What Your Pediatric Dentist Clinic Wants You to Know about Baby Teeth
The appearance of your baby’s first tooth is a huge childhood milestone. Besides the cuteness of moving from gummy grins to toothy smiles, baby teeth are essential in directing the development of future adult teeth. However, the eruption of these primary teeth comes with a bit of fussing that parents, especially first-time mothers, need to beware of. From occasional low-grade fever to profound irritability, children experience different symptoms during this developmental milestone.
Why are Baby Teeth Important
Although the baby teeth, also called primary or milk teeth, will finally shed off, they serve major purposes besides the aesthetics of a sweet smile. These functions include:
- Chewing and eating. The baby teeth help to break down food into smaller particles for easy swallowing and digestion.
- Speech development. Healthy and well-aligned teeth allow children to form words and speak clearly.
- Guiding growth of permanent teeth. The primary teeth serve as placeholders for the adult teeth that will eventually replace them, even guiding their eruption.
Keeping baby teeth healthy through proper dental hygiene and preventative dental care work is crucial in preventing costly oral health issues later in adulthood. Below are facts that pediatric dentist clinics share to help you understand teething and other aspects of your baby’s teeth.
When Does Teething Occur?
Teething refers to the first baby teeth breaking through the gums. It usually occurs between 3-12 months of age, with most tooth eruptions occurring around the sixth month. By age 3, most babies have all their primary teeth, numbering 20.
Signs of Teething
Although the teething experience is unique to every child, certain symptoms often occur during this integral childhood event. Common signs of teething include:
- Low-grade fever
- Biting or sucking
- Gum swelling
- Facial rash
If the pain of teething is taking a toll on your child, you can give them something to chew to help relieve the pressure and reduce the discomfort. A teething rubber ring or a clean washcloth chilled in a refrigerator often suffices for younger children. For those who can chew solid foods, give them chilled foods like apple sauce or yogurt. Contact your pediatric dentist clinic if the symptoms persist or worsen despite the at-home interventions.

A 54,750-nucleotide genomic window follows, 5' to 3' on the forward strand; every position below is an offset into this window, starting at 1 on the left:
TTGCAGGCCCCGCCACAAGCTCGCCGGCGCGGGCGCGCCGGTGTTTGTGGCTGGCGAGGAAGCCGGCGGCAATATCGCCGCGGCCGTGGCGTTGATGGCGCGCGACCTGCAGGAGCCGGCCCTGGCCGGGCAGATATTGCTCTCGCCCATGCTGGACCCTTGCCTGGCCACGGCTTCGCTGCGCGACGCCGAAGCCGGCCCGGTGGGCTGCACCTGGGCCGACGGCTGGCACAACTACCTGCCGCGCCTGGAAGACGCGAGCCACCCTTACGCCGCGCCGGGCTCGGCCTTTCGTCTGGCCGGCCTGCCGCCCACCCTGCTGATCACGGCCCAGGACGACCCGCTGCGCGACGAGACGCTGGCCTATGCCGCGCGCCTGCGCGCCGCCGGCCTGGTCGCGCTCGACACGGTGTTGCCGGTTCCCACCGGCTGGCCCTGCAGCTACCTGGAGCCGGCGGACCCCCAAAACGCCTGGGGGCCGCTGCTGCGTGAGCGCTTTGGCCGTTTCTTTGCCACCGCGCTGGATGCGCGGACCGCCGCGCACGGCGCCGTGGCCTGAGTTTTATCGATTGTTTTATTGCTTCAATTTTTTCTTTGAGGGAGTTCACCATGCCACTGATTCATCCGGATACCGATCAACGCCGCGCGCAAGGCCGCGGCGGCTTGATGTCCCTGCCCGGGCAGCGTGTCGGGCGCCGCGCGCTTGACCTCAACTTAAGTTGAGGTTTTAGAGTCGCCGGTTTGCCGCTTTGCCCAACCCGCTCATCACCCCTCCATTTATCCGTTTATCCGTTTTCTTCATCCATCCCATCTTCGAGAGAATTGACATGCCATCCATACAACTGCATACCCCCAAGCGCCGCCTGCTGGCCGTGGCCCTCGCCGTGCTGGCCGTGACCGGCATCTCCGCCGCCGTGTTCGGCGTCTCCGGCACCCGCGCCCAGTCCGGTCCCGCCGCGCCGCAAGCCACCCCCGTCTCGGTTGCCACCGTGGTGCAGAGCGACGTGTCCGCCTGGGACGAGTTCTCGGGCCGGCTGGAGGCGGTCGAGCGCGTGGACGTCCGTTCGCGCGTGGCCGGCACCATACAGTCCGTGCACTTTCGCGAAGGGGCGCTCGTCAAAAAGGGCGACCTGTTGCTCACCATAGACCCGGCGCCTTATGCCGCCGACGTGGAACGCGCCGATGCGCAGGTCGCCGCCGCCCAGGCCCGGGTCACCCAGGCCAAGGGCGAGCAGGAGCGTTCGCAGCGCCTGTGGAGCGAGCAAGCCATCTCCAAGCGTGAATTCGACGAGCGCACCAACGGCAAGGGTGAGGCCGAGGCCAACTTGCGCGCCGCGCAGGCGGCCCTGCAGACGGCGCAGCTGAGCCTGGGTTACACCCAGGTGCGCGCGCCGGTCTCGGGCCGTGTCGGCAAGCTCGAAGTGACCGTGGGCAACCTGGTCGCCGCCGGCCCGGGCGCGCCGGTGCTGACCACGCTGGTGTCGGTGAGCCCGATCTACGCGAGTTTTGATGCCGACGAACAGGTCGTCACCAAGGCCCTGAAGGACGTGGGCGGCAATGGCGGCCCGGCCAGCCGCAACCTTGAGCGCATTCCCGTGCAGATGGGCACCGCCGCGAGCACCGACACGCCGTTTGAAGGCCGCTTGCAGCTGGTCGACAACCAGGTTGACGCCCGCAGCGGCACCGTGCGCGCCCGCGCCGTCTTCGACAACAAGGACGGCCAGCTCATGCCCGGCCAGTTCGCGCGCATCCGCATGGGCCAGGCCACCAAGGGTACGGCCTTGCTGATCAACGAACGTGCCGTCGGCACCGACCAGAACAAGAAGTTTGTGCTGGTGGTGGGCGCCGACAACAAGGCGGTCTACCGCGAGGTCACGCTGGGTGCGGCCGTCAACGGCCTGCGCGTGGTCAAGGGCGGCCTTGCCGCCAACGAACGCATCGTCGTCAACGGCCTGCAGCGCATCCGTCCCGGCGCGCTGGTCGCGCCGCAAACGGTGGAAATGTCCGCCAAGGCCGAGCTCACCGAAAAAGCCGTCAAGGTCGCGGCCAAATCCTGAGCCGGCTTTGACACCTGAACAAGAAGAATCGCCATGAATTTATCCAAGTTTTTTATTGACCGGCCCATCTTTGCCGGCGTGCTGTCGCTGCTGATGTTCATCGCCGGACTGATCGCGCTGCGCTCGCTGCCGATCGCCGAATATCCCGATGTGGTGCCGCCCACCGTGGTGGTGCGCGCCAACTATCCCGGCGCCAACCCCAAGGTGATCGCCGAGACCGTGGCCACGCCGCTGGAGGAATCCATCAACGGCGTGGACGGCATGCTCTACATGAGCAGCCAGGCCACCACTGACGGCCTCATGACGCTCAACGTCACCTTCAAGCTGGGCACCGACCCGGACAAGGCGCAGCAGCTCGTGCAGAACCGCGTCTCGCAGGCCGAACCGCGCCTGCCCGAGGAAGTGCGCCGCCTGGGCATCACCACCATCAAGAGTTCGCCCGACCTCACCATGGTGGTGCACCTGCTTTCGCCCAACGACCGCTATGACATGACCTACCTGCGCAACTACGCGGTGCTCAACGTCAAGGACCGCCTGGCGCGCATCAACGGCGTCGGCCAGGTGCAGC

Should You Brush Your Child’s Baby Teeth?
Before the primary teeth erupt, wipe the gum with a soft, moist washcloth daily. Immediately the first teeth appear, use a small, soft-bristled toothbrush smeared with pea-sized fluoride toothpaste to brush them gently twice daily. Ensure the baby doesn’t swallow the toothpaste.
Preventing Baby Teeth Cavities
Without proper oral hygiene, baby teeth can also develop dental problems like cavities. When baby teeth have frequent, prolonged contact with excess sugar, they develop Baby Bottle Tooth Decay. Using the bottle as a pacifier or putting the baby to sleep with a bottle are the primary causes of tooth decay in children.
Protect your child against baby bottle tooth decay by putting only water, milk, or formula in the bottle and taking it away when the child falls asleep. Also, limit the amount of juice your child consumes (no more than 6 ounces per day). Do not give juice to a child below six months. Avoid giving your baby unhealthy snacks like candy between meals or dipping pacifiers in sugar to make the child use them for longer.
Watch out for white spots on your baby’s primary teeth and contact your pediatric dentist clinic if any develops, as this is usually the first sign of a dental cavity.
Visiting the Dentist
The Canadian Academy of Pediatric Dentistry recommends making the first dentist visit within six months after the teething or before the baby’s first birthday. With the help of a pediatric dentist, you can keep your baby’s teeth healthy and even guarantee a clean smile in adulthood. Contact your preferred pediatric dentist clinic, Millrise Dental Clinic, for optimal care today.